US crude oil production
The EIA (U.S. Energy Information Administration) reported that US crude oil production fell by 9,000 bpd (barrels per day) to 9,305,000 bpd on May 5–12, 2017. Production fell 0.1% week-over-week, but rose 5.8% year-over-year. US crude oil production fell for the first time since February 10, 2017. However, production is near the highest level since August 21, 2015. The rise in US crude oil production pressured crude oil prices. As a result, US crude oil (ERY) (ERX) (XES) prices are down 13.3% YTD (year-to-date).
Lower crude oil prices have a negative impact on oil and gas producers’ earnings like Comstock Resources (CRK), Northern Oil & Gas (NOG), Devon Energy (DVN), and Triangle Petroleum (TPLM). For more on crude oil prices, read Part 1 of this series.
Peaks and lows
US crude oil production peaked at 9,600,000 bpd (barrels per day) in June 2015. On the other hand, it hit a low of 8,428,000 bpd for the week ending July 1, 2016—the lowest level since June 2014. Since then, US crude oil production has risen ~10.3%.
US crude oil production estimates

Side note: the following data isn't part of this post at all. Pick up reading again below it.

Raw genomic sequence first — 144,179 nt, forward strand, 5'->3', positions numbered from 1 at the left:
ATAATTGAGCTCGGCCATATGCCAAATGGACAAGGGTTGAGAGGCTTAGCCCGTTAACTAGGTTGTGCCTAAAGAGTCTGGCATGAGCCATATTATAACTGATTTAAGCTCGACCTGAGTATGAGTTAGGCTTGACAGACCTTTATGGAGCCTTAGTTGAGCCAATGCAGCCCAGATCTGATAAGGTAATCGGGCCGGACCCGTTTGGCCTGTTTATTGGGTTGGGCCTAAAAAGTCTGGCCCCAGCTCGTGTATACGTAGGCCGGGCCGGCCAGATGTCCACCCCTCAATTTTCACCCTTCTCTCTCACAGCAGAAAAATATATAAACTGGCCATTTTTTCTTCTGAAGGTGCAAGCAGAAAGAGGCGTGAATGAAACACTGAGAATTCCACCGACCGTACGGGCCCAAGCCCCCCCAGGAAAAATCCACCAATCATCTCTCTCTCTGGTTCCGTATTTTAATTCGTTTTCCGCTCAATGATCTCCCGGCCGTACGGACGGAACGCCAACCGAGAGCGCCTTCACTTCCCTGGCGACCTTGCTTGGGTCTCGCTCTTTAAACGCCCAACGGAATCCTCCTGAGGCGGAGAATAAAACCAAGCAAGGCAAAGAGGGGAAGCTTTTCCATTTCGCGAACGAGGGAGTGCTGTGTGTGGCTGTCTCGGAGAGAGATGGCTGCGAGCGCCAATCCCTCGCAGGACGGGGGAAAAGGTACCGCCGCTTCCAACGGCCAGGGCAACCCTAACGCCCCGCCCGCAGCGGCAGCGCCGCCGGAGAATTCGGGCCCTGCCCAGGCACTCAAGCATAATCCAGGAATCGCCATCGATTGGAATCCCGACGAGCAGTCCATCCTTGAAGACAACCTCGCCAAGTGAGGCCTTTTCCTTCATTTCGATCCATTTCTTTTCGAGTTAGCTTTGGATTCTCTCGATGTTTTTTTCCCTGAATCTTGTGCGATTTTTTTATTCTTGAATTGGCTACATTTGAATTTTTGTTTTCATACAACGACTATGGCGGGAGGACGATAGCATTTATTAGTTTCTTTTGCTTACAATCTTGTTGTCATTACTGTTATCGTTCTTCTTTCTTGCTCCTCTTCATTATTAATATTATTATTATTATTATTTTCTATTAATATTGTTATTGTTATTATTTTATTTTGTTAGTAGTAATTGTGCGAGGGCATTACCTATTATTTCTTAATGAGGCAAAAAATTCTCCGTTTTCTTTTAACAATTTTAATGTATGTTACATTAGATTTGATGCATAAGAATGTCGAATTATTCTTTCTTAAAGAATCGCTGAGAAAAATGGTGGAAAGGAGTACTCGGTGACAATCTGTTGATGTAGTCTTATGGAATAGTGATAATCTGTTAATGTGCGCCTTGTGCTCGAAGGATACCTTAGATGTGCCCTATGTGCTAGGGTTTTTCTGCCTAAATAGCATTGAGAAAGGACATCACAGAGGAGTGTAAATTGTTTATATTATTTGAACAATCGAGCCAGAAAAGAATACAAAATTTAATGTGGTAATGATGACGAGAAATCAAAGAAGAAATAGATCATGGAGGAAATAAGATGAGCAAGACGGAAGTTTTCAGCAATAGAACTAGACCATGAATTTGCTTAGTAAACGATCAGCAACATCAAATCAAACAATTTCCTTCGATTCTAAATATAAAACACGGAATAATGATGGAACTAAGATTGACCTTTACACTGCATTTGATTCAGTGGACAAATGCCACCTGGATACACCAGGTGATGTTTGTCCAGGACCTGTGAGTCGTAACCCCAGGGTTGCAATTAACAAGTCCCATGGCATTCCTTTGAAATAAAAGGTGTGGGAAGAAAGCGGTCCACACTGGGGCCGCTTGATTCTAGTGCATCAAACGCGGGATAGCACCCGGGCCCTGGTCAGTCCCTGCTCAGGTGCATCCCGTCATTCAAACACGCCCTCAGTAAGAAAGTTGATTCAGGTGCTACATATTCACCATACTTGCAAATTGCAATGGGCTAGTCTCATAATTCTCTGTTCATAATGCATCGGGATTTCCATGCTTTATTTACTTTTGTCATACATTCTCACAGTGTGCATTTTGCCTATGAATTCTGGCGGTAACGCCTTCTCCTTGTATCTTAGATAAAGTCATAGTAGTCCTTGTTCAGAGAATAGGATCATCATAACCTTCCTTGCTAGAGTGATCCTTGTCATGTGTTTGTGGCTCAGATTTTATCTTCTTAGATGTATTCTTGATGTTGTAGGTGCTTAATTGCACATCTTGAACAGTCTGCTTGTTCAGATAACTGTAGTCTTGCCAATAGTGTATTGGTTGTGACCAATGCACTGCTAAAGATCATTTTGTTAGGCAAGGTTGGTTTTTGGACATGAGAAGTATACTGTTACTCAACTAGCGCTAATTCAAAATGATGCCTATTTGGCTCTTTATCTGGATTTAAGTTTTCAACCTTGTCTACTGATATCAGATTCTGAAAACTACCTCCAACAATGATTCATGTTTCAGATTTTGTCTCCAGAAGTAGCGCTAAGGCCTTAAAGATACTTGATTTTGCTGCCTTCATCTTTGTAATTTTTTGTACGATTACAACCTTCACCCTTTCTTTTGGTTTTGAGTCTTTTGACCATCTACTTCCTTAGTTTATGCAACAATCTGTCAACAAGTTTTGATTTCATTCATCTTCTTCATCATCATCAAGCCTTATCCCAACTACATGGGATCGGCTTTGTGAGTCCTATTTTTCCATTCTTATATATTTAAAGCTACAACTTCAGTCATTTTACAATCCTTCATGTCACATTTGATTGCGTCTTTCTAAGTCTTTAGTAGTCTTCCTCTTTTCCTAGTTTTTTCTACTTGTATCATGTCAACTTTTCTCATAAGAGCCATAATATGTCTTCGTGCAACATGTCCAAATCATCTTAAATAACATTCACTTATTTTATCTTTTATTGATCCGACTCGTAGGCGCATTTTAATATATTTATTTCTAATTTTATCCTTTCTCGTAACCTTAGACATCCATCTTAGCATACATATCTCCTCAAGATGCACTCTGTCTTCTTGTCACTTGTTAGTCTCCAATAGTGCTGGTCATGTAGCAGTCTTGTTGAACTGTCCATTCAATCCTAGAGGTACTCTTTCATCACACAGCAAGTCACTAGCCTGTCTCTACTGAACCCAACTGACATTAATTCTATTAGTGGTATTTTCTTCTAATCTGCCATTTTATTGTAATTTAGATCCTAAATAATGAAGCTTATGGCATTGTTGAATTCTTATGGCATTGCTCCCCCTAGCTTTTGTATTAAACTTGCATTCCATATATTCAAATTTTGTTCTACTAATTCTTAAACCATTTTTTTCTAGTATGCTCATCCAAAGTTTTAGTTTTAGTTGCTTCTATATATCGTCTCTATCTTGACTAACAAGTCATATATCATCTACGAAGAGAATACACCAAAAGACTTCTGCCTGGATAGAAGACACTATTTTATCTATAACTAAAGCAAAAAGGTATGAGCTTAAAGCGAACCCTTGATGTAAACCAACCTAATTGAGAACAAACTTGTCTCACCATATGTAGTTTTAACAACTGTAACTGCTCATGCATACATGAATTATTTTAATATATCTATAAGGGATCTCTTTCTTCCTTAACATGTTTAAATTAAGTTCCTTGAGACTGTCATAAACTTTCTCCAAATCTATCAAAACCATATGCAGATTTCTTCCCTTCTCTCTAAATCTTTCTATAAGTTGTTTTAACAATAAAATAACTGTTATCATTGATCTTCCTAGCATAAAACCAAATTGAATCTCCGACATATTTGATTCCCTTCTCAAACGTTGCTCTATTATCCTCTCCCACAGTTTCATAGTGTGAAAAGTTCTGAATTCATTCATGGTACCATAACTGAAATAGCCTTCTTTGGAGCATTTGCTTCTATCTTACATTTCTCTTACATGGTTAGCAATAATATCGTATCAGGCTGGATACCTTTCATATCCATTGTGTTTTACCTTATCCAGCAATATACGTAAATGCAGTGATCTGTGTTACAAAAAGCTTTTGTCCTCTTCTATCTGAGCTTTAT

The EIA estimates that US crude oil production will likely hit a 48-year high in 2018. US production could rise in 2017 and 2018 due to the following factors:
- rise in US drilling activity due to improvement in technology despite lower crude oil prices
- higher crude oil prices in 2017—compared to the previous year
- implementation of President Trump’s proposed energy policies
Tyche Capital Advisors thinks that if US production rose at the current pace, it would offset the reduction in supply from major oil producers’ production cut deal.
Read Could US Crude Oil Production Push Production Cut Deal Past 2017? for more on monthly US crude oil production.
In the next part of this series, we’ll take a look at US crude oil refinery demand and crude oil imports.